f.lux now works with your actual schedule

  1. f.lux adjusts to your actual day, not just sunrise and sunset.
  2. It looks nice, showing you a visualization of your day.
  3. There are tons of new effects and adjustments.

Your schedule

The new version of f.lux makes a schedule just for you, so you can use a screen that knows when you sleep, as well as when the sun’s up. We found a way to combine your day with sunrise and sunset. Here’s how it looks:

f.lux now shows you when the sun’s up and helps you wind down for sleep.

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With the new f.lux, your screen warms up to make things look better at sunset. But then later, around the time you would start feeling sleepy, we do a little more, helping you get to bed on time. We’ve even tried to time this second phase with your body’s natural release of melatonin. You may find you want a more moderate effect at sunset now, because the bedtime setting can be more intense.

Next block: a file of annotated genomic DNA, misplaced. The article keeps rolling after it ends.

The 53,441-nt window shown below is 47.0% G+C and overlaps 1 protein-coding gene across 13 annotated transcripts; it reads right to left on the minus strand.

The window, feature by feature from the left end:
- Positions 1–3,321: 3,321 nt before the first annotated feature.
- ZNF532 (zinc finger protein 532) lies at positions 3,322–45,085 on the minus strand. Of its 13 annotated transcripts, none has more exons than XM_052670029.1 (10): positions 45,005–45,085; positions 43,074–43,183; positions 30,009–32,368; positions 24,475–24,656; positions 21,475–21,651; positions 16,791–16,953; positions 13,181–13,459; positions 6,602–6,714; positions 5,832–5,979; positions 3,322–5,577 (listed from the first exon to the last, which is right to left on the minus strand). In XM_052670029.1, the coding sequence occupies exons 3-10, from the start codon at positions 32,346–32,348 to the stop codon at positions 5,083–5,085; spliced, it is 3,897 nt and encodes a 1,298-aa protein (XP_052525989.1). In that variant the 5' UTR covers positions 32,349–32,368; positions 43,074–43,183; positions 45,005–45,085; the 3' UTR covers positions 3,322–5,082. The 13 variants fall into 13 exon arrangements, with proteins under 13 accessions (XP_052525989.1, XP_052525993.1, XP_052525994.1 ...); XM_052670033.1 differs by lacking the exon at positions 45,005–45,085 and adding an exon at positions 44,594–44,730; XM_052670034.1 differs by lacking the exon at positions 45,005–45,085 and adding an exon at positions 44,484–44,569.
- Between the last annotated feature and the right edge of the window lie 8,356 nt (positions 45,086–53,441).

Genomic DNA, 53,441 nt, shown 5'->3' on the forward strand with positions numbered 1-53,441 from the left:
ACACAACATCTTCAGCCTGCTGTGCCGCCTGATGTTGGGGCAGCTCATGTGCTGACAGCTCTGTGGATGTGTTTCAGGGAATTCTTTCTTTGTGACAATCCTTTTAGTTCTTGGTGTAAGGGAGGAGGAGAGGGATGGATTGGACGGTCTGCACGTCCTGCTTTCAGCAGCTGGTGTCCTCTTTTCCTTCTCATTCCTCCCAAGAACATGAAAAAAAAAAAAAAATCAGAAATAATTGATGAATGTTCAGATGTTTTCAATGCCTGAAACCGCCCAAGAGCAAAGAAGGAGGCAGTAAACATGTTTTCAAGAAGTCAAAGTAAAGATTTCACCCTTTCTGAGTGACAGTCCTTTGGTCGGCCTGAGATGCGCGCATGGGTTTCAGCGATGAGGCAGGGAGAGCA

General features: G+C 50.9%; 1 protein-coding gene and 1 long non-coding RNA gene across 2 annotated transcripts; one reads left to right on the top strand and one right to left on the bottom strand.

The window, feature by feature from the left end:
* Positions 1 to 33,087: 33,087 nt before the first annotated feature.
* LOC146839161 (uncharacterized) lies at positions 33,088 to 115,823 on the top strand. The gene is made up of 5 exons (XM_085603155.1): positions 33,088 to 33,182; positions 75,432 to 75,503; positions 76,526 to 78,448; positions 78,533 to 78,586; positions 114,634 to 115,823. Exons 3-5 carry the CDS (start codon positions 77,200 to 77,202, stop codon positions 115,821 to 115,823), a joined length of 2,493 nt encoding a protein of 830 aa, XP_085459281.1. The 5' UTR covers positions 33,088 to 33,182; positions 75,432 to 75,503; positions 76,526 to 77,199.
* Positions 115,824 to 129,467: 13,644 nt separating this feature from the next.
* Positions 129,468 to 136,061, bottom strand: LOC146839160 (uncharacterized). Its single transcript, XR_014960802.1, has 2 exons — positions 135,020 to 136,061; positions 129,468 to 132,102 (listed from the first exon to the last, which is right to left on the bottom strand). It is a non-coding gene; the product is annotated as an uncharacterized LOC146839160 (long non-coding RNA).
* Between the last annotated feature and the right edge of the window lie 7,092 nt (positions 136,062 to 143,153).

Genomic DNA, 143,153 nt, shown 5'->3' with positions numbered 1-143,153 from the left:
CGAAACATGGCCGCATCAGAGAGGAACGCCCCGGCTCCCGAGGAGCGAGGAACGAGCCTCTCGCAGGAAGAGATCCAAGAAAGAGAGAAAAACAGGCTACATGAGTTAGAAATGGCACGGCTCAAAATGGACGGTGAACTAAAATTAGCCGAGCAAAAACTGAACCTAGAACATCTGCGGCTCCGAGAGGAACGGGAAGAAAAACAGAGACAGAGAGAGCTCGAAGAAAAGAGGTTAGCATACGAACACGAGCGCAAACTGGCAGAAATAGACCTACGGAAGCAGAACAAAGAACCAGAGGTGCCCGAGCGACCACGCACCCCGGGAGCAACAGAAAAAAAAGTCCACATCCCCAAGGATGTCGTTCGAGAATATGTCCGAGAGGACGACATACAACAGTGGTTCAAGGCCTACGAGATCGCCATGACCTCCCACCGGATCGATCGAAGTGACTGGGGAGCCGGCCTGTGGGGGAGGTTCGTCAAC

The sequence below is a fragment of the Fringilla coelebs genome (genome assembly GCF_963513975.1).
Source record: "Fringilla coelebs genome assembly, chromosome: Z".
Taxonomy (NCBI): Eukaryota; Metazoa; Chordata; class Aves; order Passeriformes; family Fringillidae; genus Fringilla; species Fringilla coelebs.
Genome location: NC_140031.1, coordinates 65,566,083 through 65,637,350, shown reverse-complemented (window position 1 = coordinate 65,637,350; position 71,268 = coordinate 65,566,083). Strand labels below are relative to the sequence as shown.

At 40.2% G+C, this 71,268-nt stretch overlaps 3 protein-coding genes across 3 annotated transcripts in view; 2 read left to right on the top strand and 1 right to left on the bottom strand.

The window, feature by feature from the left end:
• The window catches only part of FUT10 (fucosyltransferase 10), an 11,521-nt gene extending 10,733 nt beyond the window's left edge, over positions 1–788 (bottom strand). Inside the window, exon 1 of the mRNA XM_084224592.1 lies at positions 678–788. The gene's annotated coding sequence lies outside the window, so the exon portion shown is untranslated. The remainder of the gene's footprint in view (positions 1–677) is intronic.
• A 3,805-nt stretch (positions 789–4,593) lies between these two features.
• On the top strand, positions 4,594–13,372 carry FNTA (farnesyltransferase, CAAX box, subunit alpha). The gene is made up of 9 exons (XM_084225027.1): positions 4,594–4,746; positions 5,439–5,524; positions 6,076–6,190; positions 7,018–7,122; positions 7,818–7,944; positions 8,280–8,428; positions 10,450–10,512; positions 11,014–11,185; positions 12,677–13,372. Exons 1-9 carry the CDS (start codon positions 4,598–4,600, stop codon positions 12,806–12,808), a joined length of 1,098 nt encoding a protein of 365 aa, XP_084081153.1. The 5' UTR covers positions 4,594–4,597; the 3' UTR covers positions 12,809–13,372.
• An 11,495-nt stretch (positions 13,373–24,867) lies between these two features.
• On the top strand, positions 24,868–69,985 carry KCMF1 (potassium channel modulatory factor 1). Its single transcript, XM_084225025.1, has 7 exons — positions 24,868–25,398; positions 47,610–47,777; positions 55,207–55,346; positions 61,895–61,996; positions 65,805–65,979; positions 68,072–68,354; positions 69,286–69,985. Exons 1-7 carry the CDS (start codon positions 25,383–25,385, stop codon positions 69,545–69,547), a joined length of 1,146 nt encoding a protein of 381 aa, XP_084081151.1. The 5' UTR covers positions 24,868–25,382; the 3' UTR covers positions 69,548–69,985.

It’s really easy to set up, and it looks pretty good too.

What about the sun?

Usually, we try to make things visual and avoid using tons of numbers. But one number stood out so much that we had to put it up front.

How many hours of sunlight could you see with your current schedule?

A healthy circadian rhythm depends on seeing bright light while you’re awake, not just avoiding bright light before bed. Especially if you’re a night owl, this number is a super-interesting way to think about your day, and we hope it’s useful to you too.

Getting started

To have all this new stuff, all you do is tell f.lux when you wake up:

We suggest some default colors for people in different situations. (For instance, you can now use f.lux if you work the night shift, if you wake up at 3AM, or if you live in Oslo.)

If you need to do color-sensitive work, now you can run at full brightness until just before bed, and then f.lux will wind you down just in time to sleep.

There’s even a way to sleep in on weekends.

Setting up your day